Original Text

Modern Text

405I remember, one said there were no sallets in the lines to make the matter savory, nor no matter in the phrase that might indict the author of affectation, but called it an honest method, as wholesome as sweet, and by very much more handsome than fine. One speech in it I chiefly loved. 'Twas Aeneas' tale to Dido and thereabout of it, especially where he speaks of Priam’s slaughter. If it live in your >memory, begin at this line—Let me see, let me see—
The rugged Pyrrhus, like th' Hyrcanian beast
415It is not so. It begins with Pyrrhus—
The rugged Pyrrhus, he whose sable arms,
Black as his purpose, did the night resemble
When he lay couchèd in the ominous horse,
Hath now this dread and black complexion smeared
420 With heraldry more dismal. Head to foot
Now is he total gules, horridly tricked
With blood of fathers, mothers, daughters, sons,
Baked and impasted with the parching streets,
That lend a tyrannous and damnèd light
425 To their lord’s murder. Roasted in wrath and fire,
And thus o'ersizèd with coagulate gore,
With eyes like carbuncles, the hellish Pyrrhus
Old grandsire Priam seeks.
So, proceed you.
I remember one critic said there was no vulgar language to spice up the dialogue, and showing off on playwright’s part. That critic called it an excellent play, containing things to reflect upon as well as sweet music to enjoy. I loved one speech in particular. It was when

Aeneas told Dido about Priam’s

Dido, Priam, and Aeneas are characters in the Roman poet’s epic called The Aeneid, which produced the dramatic spin-off Hamlet is referring to here.

Aeneas told Dido about Priam’s
murder. If you happen to remember this scene, begin at line—let me see, how does it go?
No, that’s wrong; it begins like this:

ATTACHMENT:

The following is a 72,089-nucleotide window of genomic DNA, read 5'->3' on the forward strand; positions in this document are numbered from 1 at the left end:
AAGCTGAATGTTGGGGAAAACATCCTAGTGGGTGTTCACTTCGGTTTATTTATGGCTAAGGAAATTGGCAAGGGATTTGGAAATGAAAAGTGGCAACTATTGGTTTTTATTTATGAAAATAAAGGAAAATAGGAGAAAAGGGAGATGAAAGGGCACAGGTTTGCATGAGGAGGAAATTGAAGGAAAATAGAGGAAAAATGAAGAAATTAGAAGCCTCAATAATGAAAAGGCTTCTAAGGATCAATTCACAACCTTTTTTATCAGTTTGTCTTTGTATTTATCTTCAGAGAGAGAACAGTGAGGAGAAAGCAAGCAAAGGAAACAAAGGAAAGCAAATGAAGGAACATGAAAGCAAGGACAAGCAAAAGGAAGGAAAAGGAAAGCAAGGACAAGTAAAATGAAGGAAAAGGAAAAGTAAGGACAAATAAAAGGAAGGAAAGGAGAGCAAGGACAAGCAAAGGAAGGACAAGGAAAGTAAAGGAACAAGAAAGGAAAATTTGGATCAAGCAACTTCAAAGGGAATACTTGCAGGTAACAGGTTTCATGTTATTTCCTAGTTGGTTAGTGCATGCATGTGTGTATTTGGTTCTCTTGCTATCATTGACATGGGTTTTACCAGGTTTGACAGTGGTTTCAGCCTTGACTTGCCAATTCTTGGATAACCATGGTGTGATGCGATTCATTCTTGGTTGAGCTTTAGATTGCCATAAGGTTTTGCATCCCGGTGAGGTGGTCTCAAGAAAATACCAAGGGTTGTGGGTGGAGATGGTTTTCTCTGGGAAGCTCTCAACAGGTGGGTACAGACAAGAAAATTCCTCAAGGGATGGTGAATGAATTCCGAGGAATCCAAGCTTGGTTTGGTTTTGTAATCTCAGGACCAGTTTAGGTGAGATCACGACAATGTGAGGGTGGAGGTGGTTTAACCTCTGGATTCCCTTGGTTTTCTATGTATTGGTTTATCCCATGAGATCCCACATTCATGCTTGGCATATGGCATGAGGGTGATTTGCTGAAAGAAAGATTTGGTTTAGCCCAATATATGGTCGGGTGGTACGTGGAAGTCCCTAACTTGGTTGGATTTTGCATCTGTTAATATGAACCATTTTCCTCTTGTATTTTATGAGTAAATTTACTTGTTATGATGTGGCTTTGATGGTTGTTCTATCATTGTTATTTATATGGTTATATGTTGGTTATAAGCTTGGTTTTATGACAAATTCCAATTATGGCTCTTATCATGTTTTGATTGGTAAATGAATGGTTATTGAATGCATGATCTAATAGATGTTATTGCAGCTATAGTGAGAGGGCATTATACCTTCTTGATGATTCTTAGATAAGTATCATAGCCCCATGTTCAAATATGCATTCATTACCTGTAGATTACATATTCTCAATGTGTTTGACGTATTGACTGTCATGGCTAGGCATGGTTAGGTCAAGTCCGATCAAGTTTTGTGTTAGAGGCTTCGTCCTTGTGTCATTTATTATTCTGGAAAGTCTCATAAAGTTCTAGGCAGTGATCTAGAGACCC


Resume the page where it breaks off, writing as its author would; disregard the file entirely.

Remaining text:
Savage Pyrrhus, whose black armor was
As dark plans, and was like the night
When he crouched inside the Trojan Horse,
Has now smeared his dark armor
With something worse. From head to foot
He’s now covered in red, decorated horribly
With the blood of fathers, mothers, daughters, sons.
The blood is baked to a paste by fires he set in the streets,
Fires that lend a terrible light to his horrible murders.
Boiling with anger and fire,
And coated thick with hard-baked blood,
His eyes glowing like rubies, the hellish Pyrrhus
Goes looking for grandfather Priam.
Sir, take it from there.


'Fore God, my lord, well spoken, with good accent and good discretion.


My God, that was well done, my lord, with the right accent and a good ear.


    Anon he finds him
Striking too short at Greeks. His antique sword,
Rebellious to his arm, lies where it falls,
Repugnant to command. Unequal matched,
435 Pyrrhus at Priam drives, in rage strikes wide,
But with the whiff and wind of his fell sword
The unnerved father falls. Then senseless Ilium,
Seeming to feel this blow, with flaming top
Stoops to his base, and with a hideous crash
440 Takes prisoner Pyrrhus' ear. For, lo, his sword,
Which was declining on the milky head
Of reverend Priam, seemed i' th' air to stick.
So as a painted tyrant Pyrrhus stood,


      Soon he finds Priam
Failing in his battle against the Greeks. His old sword,
Which Priam cannot wield anymore, lies where it fell.
An unfair opponent,
Pyrrhus rushes at Priam, and in his rage he misses;